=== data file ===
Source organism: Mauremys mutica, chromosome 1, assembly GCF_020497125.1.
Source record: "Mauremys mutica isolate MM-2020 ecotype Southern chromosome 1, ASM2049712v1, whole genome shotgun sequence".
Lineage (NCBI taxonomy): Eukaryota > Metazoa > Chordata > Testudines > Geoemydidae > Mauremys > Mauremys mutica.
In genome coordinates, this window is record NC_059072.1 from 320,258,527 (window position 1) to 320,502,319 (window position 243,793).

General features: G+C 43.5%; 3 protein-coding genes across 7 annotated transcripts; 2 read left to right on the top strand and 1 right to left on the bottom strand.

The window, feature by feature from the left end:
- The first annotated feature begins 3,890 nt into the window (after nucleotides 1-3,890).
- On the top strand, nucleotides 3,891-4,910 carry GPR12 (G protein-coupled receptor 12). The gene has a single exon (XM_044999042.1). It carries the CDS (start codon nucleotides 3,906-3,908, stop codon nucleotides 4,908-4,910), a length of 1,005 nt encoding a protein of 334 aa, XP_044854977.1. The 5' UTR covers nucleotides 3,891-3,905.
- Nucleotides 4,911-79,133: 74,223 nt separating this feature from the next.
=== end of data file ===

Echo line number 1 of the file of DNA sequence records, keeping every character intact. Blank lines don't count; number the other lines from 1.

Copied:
Source organism: Mauremys mutica, chromosome 1, assembly GCF_020497125.1.